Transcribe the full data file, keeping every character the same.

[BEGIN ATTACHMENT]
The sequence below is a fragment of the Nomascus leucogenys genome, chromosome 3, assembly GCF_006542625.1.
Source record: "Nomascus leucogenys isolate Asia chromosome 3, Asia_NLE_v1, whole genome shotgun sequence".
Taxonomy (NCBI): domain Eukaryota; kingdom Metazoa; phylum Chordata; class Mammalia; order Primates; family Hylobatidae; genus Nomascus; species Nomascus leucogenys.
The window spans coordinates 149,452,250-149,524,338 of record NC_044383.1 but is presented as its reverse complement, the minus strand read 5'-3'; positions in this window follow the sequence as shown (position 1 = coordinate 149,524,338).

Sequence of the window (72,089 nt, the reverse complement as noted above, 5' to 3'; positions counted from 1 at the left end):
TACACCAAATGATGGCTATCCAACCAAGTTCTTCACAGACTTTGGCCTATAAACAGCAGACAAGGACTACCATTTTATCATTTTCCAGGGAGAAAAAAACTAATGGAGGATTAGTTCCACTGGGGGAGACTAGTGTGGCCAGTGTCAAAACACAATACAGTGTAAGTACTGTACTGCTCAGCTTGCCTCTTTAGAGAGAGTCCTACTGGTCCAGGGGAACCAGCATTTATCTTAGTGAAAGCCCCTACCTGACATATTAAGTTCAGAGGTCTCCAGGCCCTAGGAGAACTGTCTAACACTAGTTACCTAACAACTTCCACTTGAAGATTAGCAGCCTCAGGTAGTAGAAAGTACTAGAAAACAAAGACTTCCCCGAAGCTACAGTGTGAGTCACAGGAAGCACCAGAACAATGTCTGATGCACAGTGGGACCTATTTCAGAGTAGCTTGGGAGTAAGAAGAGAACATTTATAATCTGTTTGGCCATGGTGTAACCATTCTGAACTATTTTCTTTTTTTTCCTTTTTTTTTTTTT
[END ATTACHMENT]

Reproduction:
The sequence below is a fragment of the Nomascus leucogenys genome, chromosome 3, assembly GCF_006542625.1.
Source record: "Nomascus leucogenys isolate Asia chromosome 3, Asia_NLE_v1, whole genome shotgun sequence".
Taxonomy (NCBI): domain Eukaryota; kingdom Metazoa; phylum Chordata; class Mammalia; order Primates; family Hylobatidae; genus Nomascus; species Nomascus leucogenys.
The window spans coordinates 149,452,250-149,524,338 of record NC_044383.1 but is presented as its reverse complement, the minus strand read 5'-3'; positions in this window follow the sequence as shown (position 1 = coordinate 149,524,338).

Sequence of the window (72,089 nt, the reverse complement as noted above, 5' to 3'; positions counted from 1 at the left end):
TACACCAAATGATGGCTATCCAACCAAGTTCTTCACAGACTTTGGCCTATAAACAGCAGACAAGGACTACCATTTTATCATTTTCCAGGGAGAAAAAAACTAATGGAGGATTAGTTCCACTGGGGGAGACTAGTGTGGCCAGTGTCAAAACACAATACAGTGTAAGTACTGTACTGCTCAGCTTGCCTCTTTAGAGAGAGTCCTACTGGTCCAGGGGAACCAGCATTTATCTTAGTGAAAGCCCCTACCTGACATATTAAGTTCAGAGGTCTCCAGGCCCTAGGAGAACTGTCTAACACTAGTTACCTAACAACTTCCACTTGAAGATTAGCAGCCTCAGGTAGTAGAAAGTACTAGAAAACAAAGACTTCCCCGAAGCTACAGTGTGAGTCACAGGAAGCACCAGAACAATGTCTGATGCACAGTGGGACCTATTTCAGAGTAGCTTGGGAGTAAGAAGAGAACATTTATAATCTGTTTGGCCATGGTGTAACCATTCTGAACTATTTTCTTTTTTTTCCTTTTTTTTTTTTT